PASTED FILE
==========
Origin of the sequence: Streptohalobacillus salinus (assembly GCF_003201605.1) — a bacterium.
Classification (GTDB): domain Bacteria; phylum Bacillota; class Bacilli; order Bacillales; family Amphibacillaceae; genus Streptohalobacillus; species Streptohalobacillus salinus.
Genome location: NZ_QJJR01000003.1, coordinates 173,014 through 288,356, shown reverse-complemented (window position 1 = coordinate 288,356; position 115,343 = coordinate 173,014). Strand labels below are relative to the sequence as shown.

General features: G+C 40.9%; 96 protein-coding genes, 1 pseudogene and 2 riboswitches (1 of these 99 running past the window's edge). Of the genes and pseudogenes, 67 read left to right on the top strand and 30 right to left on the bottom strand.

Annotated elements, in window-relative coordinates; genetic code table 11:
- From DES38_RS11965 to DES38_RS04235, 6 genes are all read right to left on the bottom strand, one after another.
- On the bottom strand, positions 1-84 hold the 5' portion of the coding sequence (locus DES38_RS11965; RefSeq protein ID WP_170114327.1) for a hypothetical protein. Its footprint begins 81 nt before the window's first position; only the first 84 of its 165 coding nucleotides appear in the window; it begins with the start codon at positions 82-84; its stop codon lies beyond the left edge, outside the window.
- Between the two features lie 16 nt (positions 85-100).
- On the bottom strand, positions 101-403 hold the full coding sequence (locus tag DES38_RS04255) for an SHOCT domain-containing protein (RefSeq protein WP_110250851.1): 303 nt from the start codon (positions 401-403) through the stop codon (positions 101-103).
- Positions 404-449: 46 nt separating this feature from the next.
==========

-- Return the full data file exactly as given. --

Origin of the sequence: Streptohalobacillus salinus (assembly GCF_003201605.1) — a bacterium.
Classification (GTDB): domain Bacteria; phylum Bacillota; class Bacilli; order Bacillales; family Amphibacillaceae; genus Streptohalobacillus; species Streptohalobacillus salinus.
Genome location: NZ_QJJR01000003.1, coordinates 173,014 through 288,356, shown reverse-complemented (window position 1 = coordinate 288,356; position 115,343 = coordinate 173,014). Strand labels below are relative to the sequence as shown.

General features: G+C 40.9%; 96 protein-coding genes, 1 pseudogene and 2 riboswitches (1 of these 99 running past the window's edge). Of the genes and pseudogenes, 67 read left to right on the top strand and 30 right to left on the bottom strand.

Annotated elements, in window-relative coordinates; genetic code table 11:
- From DES38_RS11965 to DES38_RS04235, 6 genes are all read right to left on the bottom strand, one after another.
- On the bottom strand, positions 1-84 hold the 5' portion of the coding sequence (locus DES38_RS11965; RefSeq protein ID WP_170114327.1) for a hypothetical protein. Its footprint begins 81 nt before the window's first position; only the first 84 of its 165 coding nucleotides appear in the window; it begins with the start codon at positions 82-84; its stop codon lies beyond the left edge, outside the window.
- Between the two features lie 16 nt (positions 85-100).
- On the bottom strand, positions 101-403 hold the full coding sequence (locus tag DES38_RS04255) for an SHOCT domain-containing protein (RefSeq protein WP_110250851.1): 303 nt from the start codon (positions 401-403) through the stop codon (positions 101-103).
- Positions 404-449: 46 nt separating this feature from the next.